People who take care of their health and aim for longevity deserve to pay less for life insurance and sleep is an important factor for good health throughout your life. Getting enough quality sleep can help protect your physical health, mental health, safety and quality of life.

How you feel during your waking hours depends on how well you have slept. While sleeping, your body continues to work on maintaining physical health and supporting healthy brain function. In children, sleep also promotes growth and development.

Damage from lack of sleep can happen in an instant (like falling asleep at the wheel), or it can gradually cause harm over time. Ongoing sleep deficiency affects your concentration, reaction time, learning and working capabilities. It can also contribute to chronic mental and physical health problems.

Millions of Canadians are affected by chronic sleep disorders and occasional sleeping problems that seriously diminish their health, alertness and safety. Depression, hypertension, stroke, heart disease and many other chronic illnesses have been linked to untreated sleep disorders. Sleeping disorders can mean not enough sleep, too much sleep or poor quality sleep.

The Institute of Medicine recently estimated in its report, Sleep Disorders and Sleep Deprivation: An Unmet Public Health Problem, that “hundreds of billions of dollars a year are spent on direct medical costs related to sleep disorders such as doctor visits, hospital services, prescriptions, and over-the-counter medications.” Problems with getting the right kind of sleep can affect everything in your life from productivity in your work or personal life to behavioural and relationship problems. It can also have serious consequences. According to the National Highway Traffic Safety Administration, sleepy drivers claim more than 1,500 lives each year and cause at least 100,000 motor vehicle crashes.

Impact on health - if you’re not sleeping, you’re not healthy.

One of the missing pieces in the health conversation today is the importance of sleep. Sleep helps your brain work properly. When you are sleeping, your brain continues to work. It prepares and plans for the next day and creates avenues that help you learn and retain information.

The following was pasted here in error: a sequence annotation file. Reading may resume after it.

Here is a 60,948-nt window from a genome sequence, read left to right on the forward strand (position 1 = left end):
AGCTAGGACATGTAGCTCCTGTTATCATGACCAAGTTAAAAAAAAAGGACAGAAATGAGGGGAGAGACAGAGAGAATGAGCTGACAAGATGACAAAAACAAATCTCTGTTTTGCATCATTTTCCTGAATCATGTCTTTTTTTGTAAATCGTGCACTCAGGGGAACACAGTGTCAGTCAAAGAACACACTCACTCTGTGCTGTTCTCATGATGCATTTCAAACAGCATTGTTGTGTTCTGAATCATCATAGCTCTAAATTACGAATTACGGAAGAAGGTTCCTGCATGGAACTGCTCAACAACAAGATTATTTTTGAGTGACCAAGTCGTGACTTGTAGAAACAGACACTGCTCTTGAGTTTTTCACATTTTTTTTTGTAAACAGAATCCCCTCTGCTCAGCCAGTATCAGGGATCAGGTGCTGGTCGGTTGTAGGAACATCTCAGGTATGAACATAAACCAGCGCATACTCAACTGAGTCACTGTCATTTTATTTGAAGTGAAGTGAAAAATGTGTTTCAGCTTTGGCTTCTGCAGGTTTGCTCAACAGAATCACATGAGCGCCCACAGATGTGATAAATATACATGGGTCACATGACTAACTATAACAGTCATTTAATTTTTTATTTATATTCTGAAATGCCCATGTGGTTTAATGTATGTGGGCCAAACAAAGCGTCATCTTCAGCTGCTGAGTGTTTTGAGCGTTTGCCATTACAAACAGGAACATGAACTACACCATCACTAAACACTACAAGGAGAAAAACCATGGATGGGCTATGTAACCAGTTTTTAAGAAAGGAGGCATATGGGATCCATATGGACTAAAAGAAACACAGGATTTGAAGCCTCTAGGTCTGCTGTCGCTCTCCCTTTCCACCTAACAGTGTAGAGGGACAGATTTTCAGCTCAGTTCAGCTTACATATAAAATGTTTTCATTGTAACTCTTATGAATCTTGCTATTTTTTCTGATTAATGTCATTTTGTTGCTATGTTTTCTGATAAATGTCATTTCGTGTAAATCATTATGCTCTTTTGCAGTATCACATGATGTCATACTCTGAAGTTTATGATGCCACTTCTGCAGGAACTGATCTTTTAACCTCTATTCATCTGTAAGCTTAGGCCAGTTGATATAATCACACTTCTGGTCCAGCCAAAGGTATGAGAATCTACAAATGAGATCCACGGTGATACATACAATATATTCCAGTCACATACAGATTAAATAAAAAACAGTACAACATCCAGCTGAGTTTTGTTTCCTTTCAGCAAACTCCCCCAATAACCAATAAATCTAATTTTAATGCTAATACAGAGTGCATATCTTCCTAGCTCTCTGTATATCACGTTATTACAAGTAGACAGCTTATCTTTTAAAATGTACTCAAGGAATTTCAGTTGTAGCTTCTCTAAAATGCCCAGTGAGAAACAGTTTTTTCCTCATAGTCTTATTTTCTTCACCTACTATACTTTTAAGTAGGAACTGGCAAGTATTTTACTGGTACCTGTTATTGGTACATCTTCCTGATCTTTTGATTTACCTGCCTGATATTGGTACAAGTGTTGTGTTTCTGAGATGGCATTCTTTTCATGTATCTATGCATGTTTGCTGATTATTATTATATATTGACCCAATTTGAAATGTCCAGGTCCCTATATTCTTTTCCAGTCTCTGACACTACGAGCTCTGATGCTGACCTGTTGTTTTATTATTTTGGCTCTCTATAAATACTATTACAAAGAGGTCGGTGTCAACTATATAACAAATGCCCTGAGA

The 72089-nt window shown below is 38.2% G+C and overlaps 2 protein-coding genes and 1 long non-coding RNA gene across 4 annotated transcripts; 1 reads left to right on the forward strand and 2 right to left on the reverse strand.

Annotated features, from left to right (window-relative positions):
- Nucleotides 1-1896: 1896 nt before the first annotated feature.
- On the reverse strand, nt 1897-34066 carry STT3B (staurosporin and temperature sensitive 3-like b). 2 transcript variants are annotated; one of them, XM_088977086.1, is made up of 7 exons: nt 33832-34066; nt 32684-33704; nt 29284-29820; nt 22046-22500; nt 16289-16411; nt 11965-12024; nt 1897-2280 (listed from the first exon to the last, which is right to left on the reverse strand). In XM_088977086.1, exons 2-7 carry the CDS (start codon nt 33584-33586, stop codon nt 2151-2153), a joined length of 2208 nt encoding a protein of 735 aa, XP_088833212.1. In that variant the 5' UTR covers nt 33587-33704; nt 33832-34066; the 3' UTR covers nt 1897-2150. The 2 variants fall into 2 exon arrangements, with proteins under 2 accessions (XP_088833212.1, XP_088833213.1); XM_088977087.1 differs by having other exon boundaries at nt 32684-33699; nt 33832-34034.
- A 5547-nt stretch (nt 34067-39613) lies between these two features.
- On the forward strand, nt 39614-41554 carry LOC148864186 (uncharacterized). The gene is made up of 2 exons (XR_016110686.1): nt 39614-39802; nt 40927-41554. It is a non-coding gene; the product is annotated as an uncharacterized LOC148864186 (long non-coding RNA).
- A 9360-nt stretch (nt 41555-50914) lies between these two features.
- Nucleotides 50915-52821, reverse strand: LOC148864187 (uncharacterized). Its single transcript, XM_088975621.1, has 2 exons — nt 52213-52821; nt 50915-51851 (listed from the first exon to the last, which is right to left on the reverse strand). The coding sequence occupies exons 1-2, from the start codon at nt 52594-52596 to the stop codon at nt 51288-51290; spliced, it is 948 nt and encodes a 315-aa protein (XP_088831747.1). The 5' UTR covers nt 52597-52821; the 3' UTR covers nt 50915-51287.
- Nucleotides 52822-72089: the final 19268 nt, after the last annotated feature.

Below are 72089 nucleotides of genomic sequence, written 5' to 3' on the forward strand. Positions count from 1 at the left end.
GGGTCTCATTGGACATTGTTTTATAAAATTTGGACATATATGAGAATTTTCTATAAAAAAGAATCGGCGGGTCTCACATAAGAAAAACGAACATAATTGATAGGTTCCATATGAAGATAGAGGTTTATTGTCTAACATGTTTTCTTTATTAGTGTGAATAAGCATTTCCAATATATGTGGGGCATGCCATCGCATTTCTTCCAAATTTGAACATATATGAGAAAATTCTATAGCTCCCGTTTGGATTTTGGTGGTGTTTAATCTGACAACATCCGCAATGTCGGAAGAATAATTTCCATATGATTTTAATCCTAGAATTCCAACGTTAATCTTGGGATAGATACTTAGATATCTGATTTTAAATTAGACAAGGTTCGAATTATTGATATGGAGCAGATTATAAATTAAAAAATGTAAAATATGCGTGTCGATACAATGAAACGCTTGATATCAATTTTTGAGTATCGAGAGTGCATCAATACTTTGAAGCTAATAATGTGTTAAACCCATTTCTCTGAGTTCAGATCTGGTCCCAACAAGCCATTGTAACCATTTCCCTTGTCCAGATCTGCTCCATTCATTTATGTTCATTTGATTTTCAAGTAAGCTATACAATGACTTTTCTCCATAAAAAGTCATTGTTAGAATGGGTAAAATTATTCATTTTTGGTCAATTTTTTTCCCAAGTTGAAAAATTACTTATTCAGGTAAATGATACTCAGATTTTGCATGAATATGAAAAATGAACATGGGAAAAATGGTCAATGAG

Sleep studies have proven that a good night's sleep improves your learning capacity. Studies also show that a lack of sleep alters the way parts of the brain function resulting in indecisiveness, emotional and behavioural problems. Sleep deficiency has also been linked to depression and suicide.

Physical benefits of proper sleep involve healing and repairing your body. You not only rest your bones, but over-stressed heart and blood vessels have a chance to rejuvenate and become stronger, reducing your risk of developing heart disease, high blood pressure, kidney disease and many other illnesses.

Lack of sleep not only affects your physical health, it has a big impact on your mental health as well. If you are not getting 7-9 hours of quality sleep, your whole outlook on life change. You may feel less motivated, tired all the time and emotionally drained.

For years doctors and researchers have seen the link between how people are sleeping and how they are feeling. For example, insomniacs are more likely to become depressed than people who sleep well. They are 10-17 times more prone to clinical anxiety and depression.

Learn How to Get a Good Nights Sleep

We have discovered two great methods to help you get the proper, restful sleep you need to stay healthy.

Blue Light Blocking Glasses

These glasses block artificial blue light. Devices such as cellphones emit this blue light that affects the level of melatonin your body produces; a chemical that helps us sleep at night. Essentially, blue light tricks your body into thinking it is daytime.

This Book Will Put You to Sleep – In a Good Way

Sleep Smarter (by Shawn Stevenson) is a fun and entertaining book about how sleep impacts your mind, body and performance, without skimping on the “how to's” to get the sleep you really deserve. The book has already been enjoyed by millions of people, including our founder, Lorne Marr. In fact, sleep is one of the key pillars of Mr. Marr's personal philosophy on health.

“It doesn’t matter what you eat if you don’t get your sleep! Shawn Stevenson has thrown a spotlight on the disease of insomnia and lack of sleep that is killing so many of us. This book is the perfect introduction to the tools and strategies that could fix your broken sleep.”

―Alexandra Jamieson, bestselling author and costar of the hit movie Super Size Me

“We’ve all read books on the importance of eating healthy and exercise, but sleep is an essential component of a healthy lifestyle that many people overlook. Sleep Smarter has everything the average person needs to become a ‘professional sleeper’ to further enhance their quality of life.”

―Drew Manning, New York Times bestselling author of Fit2Fat2Fit

What The Financial Experts Own – Chad Larmond

October 20th, 2017
 
 
Bio

Chad created Larmond Risk Management in 2011 to help business owners, professionals & executives in securing the future of their families and businesses. Chad prides himself on treating his clients with the utmost professionalism. His consultative approach to insurance planning allows his clients to feel confident in their coverage as they preserve and grow their wealth. His patience and keen attention to detail ensure that his client’s best interests are consistently a top priority.  

Chad is committed to building long-term relationships with all of his clients. His goal is to be your financial planning partner for life.